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Int. J. Environ. Res. Public Health 2014, 11(12), 12544-12561; doi:10.3390/ijerph111212544

Diversity of Bacterial Communities of Fitness Center Surfaces in a U.S. Metropolitan Area

1
Division of Epidemiology, Biostatistics, and Environmental Health, School of Public Health, The University of Memphis, 338 Robison Hall, 3825 Desoto Avenue, Memphis, TN 38152, USA
2
Molecular Research LP (MR DNA), 503 Clovis Road, Shallowater, TX 79363, USA
3
WMC TV Action News 5, NBC Memphis, 1960 Union Ave, Memphis, TN 38104, USA
*
Author to whom correspondence should be addressed.
Received: 16 October 2014 / Revised: 26 November 2014 / Accepted: 26 November 2014 / Published: 3 December 2014
(This article belongs to the Special Issue Environmental Determinants of Infectious Disease Transmission)
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Abstract

Public fitness centers and exercise facilities have been implicated as possible sources for transmitting community-acquired bacterial infections. However, the overall diversity of the bacterial community residing on the surfaces in these indoor environments is still unknown. In this study, we investigated the overall bacterial ecology of selected fitness centers in a metropolitan area (Memphis, TN, USA) utilizing culture-independent pyrosequencing of the 16S rRNA genes. Samples were collected from the skin-contact surfaces (e.g., exercise instruments, floor mats, handrails, etc.) within fitness centers. Taxonomical composition revealed the abundance of Firmicutes phyla, followed by Proteobacter and Actinobacteria, with a total of 17 bacterial families and 25 bacterial genera. Most of these bacterial genera are of human and environmental origin (including, air, dust, soil, and water). Additionally, we found the presence of some pathogenic or potential pathogenic bacterial genera including Salmonella, Staphylococcus, Klebsiella, and Micrococcus. Staphylococcus was found to be the most prevalent genus. Presence of viable forms of these pathogens elevates risk of exposure of any susceptible individuals. Several factors (including personal hygiene, surface cleaning and disinfection schedules of the facilities) may be the reasons for the rich bacterial diversity found in this study. The current finding underscores the need to increase public awareness on the importance of personal hygiene and sanitation for public gym users. View Full-Text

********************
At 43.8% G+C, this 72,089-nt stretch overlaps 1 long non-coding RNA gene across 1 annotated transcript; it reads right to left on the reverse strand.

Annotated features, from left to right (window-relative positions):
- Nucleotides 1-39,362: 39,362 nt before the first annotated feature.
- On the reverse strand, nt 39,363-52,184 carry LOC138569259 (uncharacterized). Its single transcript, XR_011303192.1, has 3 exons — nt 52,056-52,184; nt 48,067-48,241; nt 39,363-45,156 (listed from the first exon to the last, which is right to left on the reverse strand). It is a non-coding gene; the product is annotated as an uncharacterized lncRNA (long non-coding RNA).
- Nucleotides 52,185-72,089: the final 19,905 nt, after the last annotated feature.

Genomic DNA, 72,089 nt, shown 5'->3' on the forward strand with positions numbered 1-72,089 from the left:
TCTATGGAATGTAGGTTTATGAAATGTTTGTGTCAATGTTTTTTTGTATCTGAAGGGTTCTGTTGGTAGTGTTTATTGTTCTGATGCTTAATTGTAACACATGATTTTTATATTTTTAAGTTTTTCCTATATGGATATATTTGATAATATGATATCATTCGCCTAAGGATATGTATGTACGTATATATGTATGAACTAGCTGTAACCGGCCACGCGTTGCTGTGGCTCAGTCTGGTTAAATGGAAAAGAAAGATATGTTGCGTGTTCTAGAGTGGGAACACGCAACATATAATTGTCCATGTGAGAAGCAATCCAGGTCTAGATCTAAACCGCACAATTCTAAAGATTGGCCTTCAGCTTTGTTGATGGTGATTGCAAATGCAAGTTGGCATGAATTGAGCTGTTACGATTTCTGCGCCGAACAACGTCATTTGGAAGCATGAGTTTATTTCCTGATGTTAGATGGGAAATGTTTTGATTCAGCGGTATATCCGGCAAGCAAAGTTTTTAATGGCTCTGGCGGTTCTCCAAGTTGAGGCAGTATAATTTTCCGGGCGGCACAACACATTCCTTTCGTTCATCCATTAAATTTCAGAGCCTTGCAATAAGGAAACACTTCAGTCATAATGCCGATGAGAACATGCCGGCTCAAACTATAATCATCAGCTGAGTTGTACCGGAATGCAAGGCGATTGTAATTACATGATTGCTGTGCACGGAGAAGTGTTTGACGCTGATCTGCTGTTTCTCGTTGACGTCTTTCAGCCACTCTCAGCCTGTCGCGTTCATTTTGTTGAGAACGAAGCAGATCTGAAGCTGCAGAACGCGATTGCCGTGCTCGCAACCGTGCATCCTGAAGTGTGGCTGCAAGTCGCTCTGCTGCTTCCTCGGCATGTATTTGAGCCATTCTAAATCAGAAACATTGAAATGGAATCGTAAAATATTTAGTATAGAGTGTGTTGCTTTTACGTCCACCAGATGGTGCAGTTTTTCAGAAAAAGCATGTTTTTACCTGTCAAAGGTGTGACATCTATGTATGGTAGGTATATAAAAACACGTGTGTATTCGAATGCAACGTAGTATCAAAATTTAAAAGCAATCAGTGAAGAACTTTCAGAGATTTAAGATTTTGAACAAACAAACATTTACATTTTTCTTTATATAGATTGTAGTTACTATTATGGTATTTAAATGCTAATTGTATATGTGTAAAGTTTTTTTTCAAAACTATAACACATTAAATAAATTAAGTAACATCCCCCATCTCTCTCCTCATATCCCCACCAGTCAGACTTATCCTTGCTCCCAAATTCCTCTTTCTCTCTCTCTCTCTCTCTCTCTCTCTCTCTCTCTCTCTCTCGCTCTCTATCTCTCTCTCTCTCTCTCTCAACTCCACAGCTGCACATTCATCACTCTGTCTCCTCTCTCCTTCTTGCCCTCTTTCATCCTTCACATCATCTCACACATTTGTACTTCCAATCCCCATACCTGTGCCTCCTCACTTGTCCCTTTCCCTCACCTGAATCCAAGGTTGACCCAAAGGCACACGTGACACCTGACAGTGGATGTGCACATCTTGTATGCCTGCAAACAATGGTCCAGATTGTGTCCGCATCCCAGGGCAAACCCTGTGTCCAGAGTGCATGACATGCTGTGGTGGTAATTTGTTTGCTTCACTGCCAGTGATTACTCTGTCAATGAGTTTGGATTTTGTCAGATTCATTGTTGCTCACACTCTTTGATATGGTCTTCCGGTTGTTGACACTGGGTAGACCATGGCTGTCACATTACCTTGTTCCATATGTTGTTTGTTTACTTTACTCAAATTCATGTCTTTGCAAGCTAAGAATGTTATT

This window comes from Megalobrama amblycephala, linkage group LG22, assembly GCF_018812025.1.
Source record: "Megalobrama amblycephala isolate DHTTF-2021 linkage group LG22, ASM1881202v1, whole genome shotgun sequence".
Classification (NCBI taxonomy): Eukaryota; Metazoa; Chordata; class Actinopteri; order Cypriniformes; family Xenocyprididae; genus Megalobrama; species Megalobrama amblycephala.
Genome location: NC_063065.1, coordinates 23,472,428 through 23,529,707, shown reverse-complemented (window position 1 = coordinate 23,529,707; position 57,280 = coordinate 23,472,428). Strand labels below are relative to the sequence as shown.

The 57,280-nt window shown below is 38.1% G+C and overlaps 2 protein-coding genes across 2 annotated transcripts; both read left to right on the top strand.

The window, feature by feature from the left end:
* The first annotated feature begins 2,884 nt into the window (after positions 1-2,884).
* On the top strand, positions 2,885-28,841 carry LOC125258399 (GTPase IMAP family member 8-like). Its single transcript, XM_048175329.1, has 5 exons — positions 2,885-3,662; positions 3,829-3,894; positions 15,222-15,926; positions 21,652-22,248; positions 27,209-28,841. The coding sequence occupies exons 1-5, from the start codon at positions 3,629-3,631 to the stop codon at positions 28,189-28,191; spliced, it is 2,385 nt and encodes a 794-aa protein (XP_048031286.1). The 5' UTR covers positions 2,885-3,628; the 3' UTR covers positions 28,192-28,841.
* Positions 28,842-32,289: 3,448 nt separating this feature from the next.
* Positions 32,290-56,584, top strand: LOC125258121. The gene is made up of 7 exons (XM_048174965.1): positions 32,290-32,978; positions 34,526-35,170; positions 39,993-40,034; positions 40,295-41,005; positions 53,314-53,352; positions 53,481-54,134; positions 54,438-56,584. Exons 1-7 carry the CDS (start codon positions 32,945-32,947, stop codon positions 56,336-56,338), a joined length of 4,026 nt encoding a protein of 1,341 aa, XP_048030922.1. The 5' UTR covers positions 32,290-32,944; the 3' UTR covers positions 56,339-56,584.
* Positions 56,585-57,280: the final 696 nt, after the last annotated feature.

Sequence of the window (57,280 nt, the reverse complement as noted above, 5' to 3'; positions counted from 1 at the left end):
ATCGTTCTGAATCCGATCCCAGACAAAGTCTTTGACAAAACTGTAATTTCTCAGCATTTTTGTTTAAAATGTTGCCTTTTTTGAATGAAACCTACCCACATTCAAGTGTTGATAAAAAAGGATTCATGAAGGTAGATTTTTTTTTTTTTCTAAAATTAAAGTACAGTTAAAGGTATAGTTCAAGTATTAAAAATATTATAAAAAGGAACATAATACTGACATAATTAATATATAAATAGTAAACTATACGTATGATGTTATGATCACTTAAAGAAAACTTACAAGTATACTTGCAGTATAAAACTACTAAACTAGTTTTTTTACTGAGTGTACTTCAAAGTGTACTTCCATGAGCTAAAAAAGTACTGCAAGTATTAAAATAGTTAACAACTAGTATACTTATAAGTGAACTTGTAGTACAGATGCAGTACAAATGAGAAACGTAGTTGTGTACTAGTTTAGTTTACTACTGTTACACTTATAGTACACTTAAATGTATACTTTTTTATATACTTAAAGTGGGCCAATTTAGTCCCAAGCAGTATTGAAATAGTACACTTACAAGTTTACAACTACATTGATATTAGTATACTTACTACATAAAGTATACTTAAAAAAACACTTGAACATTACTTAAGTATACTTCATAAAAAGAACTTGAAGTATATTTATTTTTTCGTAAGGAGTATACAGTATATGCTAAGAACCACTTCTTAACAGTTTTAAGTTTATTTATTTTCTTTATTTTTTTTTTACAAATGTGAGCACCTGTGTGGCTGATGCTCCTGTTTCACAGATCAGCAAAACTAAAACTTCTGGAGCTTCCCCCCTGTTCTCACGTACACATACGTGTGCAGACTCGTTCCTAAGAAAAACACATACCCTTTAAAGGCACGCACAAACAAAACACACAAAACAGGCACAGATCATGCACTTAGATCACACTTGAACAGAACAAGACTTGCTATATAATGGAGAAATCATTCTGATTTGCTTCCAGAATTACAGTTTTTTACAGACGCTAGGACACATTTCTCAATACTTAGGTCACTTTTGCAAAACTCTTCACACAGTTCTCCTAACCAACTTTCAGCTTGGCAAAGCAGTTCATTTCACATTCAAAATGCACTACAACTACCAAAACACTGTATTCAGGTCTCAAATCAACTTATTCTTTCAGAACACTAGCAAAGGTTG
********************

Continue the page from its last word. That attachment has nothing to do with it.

Keywords: bacteria; microbiome; metagenomics; Staphylococcus; indoor environment; fitness center; gymnasium; hygiene; disinfection bacteria; microbiome; metagenomics; Staphylococcus; indoor environment; fitness center; gymnasium; hygiene; disinfection
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This is an open access article distributed under the Creative Commons Attribution License which permits unrestricted use, distribution, and reproduction in any medium, provided the original work is properly cited. (CC BY 4.0).

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Mukherjee, N.; Dowd, S.E.; Wise, A.; Kedia, S.; Vohra, V.; Banerjee, P. Diversity of Bacterial Communities of Fitness Center Surfaces in a U.S. Metropolitan Area. Int. J. Environ. Res. Public Health 2014, 11, 12544-12561.

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